15. Stobaeus, Eclogues, 2.7.10



Subjects of this text:

subject book bibliographic info
(epithumētikon) Lee, Moral Transformation in Greco-Roman Philosophy of Mind: Mapping the Moral Milieu of the Apostle Paul and His Diaspora Jewish Contemporaries (2020) 59
alcinous Lee, Moral Transformation in Greco-Roman Philosophy of Mind: Mapping the Moral Milieu of the Apostle Paul and His Diaspora Jewish Contemporaries (2020) 59
antiochus, emotions of Mermelstein, Power and Emotion in Ancient Judaism: Community and Identity in Formation (2021) 35
antiochus, power struggles of Mermelstein, Power and Emotion in Ancient Judaism: Community and Identity in Formation (2021) 35
antipater of tarsus, stoic, end of aiming well distinguished from target Sorabji, Emotion and Peace of Mind: From Stoic Agitation to Christian Temptation (2000) 208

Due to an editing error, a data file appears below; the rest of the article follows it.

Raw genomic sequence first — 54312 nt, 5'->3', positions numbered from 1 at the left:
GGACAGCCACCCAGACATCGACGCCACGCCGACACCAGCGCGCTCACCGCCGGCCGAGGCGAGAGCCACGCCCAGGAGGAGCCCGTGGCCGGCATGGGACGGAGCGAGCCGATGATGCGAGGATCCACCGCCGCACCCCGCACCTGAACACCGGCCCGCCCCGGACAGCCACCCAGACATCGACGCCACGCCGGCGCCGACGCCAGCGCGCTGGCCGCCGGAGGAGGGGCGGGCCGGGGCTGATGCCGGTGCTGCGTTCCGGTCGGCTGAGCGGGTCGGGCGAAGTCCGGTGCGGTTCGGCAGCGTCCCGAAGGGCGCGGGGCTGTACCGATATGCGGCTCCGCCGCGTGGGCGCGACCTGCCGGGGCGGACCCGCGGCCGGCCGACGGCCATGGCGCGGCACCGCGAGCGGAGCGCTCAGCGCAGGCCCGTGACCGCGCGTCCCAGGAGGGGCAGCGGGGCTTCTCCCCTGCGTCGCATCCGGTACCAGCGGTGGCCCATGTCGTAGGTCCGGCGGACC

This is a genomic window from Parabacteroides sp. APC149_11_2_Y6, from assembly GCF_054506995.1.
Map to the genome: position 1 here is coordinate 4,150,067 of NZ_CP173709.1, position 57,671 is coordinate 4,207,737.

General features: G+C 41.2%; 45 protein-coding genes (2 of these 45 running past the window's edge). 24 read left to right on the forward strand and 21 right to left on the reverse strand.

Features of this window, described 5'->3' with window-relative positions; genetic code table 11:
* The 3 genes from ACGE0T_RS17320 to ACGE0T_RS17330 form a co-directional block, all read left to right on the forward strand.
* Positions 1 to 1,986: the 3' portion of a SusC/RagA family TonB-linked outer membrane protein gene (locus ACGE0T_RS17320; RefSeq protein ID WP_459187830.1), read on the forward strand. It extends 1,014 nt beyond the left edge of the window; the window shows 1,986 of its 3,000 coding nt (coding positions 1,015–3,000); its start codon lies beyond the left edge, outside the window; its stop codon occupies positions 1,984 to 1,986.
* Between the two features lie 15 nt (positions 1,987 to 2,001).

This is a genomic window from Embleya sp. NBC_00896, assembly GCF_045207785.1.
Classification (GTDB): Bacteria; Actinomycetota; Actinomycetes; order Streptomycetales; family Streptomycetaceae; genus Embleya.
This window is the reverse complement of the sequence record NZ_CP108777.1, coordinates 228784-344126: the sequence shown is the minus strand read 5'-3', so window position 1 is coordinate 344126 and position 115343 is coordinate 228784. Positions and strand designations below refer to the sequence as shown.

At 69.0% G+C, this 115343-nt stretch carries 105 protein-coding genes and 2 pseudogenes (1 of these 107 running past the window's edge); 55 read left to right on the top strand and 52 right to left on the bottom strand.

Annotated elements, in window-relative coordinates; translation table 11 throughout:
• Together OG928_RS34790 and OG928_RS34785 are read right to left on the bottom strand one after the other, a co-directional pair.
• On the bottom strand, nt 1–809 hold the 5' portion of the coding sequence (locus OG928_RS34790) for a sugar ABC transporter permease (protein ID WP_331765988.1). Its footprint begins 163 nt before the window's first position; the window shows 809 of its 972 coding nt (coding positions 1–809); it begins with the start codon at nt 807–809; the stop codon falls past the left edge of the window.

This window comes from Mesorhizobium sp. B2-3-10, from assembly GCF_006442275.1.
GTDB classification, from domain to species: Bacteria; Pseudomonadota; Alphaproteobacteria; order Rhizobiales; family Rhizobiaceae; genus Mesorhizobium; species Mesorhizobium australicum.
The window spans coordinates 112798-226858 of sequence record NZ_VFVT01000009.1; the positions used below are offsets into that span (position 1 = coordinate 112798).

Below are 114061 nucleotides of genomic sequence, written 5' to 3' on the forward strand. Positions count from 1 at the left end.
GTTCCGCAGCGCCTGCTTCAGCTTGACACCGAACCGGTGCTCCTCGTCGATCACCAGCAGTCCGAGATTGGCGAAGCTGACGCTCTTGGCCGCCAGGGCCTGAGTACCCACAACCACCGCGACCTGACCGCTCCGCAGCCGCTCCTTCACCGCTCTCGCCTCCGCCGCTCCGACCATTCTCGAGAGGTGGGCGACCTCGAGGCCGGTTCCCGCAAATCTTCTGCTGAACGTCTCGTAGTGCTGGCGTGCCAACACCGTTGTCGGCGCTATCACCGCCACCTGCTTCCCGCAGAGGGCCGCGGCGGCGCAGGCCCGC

apatheia, freedom from, eradication of, emotion (; some emotions for stoics compatible with apatheia, esp. eupatheiai and the right kind of homosexual love Sorabji, Emotion and Peace of Mind: From Stoic Agitation to Christian Temptation (2000) 208
appearances (kataleptic) Lee, Moral Transformation in Greco-Roman Philosophy of Mind: Mapping the Moral Milieu of the Apostle Paul and His Diaspora Jewish Contemporaries (2020) 59
aristotle, pain as an emotion Mermelstein, Power and Emotion in Ancient Judaism: Community and Identity in Formation (2021) 35
ataraxia, freedom from disturbance Sorabji, Emotion and Peace of Mind: From Stoic Agitation to Christian Temptation (2000) 208
cautery Malherbe et al., Light from the Gentiles: Hellenistic Philosophy and Early Christianity: Collected Essays of Abraham J (2014) 124
chrysippus Inwood and Warren, Body and Soul in Hellenistic Philosophy (2020) 203
cicero, platonizing roman statesman, orator, aristotelian metriopatheia ridiculed as belief in moderate perturbation, vice or evil Sorabji, Emotion and Peace of Mind: From Stoic Agitation to Christian Temptation (2000) 208